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CDC Issues Carbon Monoxide Gas-Powered Generator Risk Amid Disasters And Approaching Cold Weather

Following a series of hurricanes and approaching colder weather, health officials are warning Americans to be aware of the potential carbon monoxide poisoning risks associated with the use of gas-powered generators, which can quickly result in severe and life-threatening injuries. 

The U.S. Centers for Disease Control and Prevention (CDC) published an updated guide for preventing carbon monoxide poisoning last week, as millions remain without power nationwide from natural disasters and as cold weather begins to set in throughout much of the country.

Many of those in the areas hit by Hurricanes Harvey, Irma and Maria were left without power and residents have turned to gas-powered generators. However, the CDC warns that while these generators can provide relief and sometimes power life-saving equipment, they should never be used inside of homes, basements, garages or campers, due to the risk of a deadly buildup of carbon monoxide fumes.

Carbon monoxide is often described as the “silent killer”, as the gas has no smell, taste, color or other irritating factors that may allow individuals to detect a leak. Following prolonged exposure, symptoms of carbon monoxide exposure may result in mental confusion, vomiting, loss of consciousness and quickly cause death.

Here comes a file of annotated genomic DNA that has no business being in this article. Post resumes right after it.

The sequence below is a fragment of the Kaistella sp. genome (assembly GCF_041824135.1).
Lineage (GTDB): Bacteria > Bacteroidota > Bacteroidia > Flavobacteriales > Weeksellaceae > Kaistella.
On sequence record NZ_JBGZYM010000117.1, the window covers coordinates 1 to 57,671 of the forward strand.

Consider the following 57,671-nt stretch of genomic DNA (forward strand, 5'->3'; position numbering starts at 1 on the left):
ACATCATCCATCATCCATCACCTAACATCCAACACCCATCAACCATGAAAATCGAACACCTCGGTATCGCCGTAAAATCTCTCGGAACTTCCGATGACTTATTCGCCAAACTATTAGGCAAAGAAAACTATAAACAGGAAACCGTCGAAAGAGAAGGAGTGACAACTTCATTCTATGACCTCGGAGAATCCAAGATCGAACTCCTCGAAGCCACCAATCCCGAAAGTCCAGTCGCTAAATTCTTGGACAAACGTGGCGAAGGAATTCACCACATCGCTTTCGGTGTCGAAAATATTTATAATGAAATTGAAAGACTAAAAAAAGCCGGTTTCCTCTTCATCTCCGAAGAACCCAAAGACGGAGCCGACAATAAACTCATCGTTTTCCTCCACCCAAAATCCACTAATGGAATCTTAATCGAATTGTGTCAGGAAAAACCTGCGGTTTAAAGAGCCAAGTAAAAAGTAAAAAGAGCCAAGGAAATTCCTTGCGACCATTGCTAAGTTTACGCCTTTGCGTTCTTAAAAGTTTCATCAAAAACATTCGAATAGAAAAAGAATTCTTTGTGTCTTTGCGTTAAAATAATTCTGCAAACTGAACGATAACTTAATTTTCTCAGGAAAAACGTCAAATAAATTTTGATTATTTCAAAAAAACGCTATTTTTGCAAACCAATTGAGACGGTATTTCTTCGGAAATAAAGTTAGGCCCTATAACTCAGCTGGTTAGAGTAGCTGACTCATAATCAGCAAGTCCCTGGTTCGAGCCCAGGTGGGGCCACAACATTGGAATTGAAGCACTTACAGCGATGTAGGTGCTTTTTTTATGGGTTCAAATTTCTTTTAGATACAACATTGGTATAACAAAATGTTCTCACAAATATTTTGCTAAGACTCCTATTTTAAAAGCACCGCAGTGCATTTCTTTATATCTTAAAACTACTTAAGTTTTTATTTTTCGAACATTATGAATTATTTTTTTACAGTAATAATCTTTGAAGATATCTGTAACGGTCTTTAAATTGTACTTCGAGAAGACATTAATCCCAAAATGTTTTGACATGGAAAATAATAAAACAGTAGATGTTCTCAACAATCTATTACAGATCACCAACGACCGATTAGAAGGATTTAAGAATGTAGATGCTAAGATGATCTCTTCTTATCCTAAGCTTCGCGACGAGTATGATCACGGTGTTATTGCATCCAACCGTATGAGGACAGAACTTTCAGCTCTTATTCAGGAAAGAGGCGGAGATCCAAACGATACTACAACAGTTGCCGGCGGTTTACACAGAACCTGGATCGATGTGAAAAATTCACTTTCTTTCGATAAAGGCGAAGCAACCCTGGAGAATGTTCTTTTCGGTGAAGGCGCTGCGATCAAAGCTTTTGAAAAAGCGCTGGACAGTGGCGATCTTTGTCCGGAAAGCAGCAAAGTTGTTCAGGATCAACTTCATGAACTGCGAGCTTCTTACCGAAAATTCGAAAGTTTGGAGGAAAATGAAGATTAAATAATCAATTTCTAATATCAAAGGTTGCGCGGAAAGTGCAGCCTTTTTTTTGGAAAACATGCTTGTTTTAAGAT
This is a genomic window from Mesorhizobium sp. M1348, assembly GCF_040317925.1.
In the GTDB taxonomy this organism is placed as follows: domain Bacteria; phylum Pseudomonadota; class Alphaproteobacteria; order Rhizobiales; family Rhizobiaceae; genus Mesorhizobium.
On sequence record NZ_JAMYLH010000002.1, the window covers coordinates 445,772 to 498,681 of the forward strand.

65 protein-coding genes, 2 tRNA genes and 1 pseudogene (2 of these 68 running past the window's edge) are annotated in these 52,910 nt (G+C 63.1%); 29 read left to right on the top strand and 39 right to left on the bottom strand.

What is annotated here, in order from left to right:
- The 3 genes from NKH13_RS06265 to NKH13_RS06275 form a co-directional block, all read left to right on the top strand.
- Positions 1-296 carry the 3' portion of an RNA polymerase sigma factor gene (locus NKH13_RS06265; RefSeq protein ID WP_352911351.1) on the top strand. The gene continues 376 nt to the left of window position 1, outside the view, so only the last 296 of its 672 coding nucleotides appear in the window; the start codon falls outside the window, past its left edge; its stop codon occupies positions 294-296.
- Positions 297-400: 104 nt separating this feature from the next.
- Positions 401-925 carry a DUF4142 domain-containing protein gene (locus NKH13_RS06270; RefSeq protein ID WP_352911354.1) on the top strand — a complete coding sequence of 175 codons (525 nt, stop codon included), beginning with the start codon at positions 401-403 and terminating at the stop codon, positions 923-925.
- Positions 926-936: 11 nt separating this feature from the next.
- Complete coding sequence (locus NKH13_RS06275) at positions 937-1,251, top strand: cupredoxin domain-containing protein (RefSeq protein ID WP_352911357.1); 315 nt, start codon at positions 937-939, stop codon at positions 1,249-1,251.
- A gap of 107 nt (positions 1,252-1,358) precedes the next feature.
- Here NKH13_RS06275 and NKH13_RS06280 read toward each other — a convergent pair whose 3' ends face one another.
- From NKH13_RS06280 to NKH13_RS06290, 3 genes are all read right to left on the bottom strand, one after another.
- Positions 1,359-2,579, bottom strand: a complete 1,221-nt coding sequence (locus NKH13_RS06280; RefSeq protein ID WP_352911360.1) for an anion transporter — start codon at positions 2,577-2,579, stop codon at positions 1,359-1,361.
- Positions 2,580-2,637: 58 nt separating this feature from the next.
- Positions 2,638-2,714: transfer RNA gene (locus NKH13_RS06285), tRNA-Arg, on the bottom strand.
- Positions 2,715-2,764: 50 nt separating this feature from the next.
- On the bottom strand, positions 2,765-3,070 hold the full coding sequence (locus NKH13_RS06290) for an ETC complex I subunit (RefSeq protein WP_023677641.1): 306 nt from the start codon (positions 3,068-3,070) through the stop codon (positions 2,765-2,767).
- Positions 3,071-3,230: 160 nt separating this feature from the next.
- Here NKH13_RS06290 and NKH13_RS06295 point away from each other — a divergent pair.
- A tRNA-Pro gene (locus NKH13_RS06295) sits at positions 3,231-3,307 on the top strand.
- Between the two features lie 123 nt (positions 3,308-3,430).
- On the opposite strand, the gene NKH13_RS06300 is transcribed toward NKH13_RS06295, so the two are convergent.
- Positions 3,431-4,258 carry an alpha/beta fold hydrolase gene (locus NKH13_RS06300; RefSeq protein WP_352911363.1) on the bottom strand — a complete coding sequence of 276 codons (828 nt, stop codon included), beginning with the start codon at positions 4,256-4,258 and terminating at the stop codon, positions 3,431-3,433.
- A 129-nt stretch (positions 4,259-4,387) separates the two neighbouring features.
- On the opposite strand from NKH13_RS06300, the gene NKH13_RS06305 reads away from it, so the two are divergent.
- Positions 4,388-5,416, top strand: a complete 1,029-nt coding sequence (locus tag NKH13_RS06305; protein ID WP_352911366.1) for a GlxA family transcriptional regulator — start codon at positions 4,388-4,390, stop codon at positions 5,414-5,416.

The CDC estimates that carbon monoxide poisoning kills more than 400 people in the U.S. per year, on average. The highest numbers of carbon monoxide deaths typically occur in the winter months, likely due to heating efforts to stave off winter temperatures. However, there may be increased risks this year due to the number of power-disabling natural disasters caused by hurricanes.

The CDC has provided the following tips to help prevent carbon monoxide injuries and deaths:

  • Never use a gas range or oven to heat a home
  • Never leave vehicles running in an enclosed space, such as a garage.
  • Do not use generators or any gasoline powered engines inside of a home, and keep them 20 feet or more away from windows, doors, and vents.
  • Keep a functioning battery-powered or battery backup CO detector in your home, particularly when using a generator.
  • Do not use charcoal grills, hibachis, lanterns or portable camping stoves inside homes, tents or campers.
  • Seek shelter with friends, family or at a community shelter when temperatures are too hot or too cold.
  • Call 911 or local Poison Control at 1-800-222-1222 or consult a healthcare professional immediately if CO poisoning is suspected.

Carbon monoxide gas leaks are a leading cause of fatal poisonings in the United States, due to the difficulty detecting the extremely toxic gas, which can quickly overcome an individual and result in permanent brain damage.

Individuals exposed to carbon monoxide typically experience symptoms similar to the flu. For individuals who survive exposure, many are left with devastating brain damage from carbon monoxide, which can impact them for the rest of their lives.

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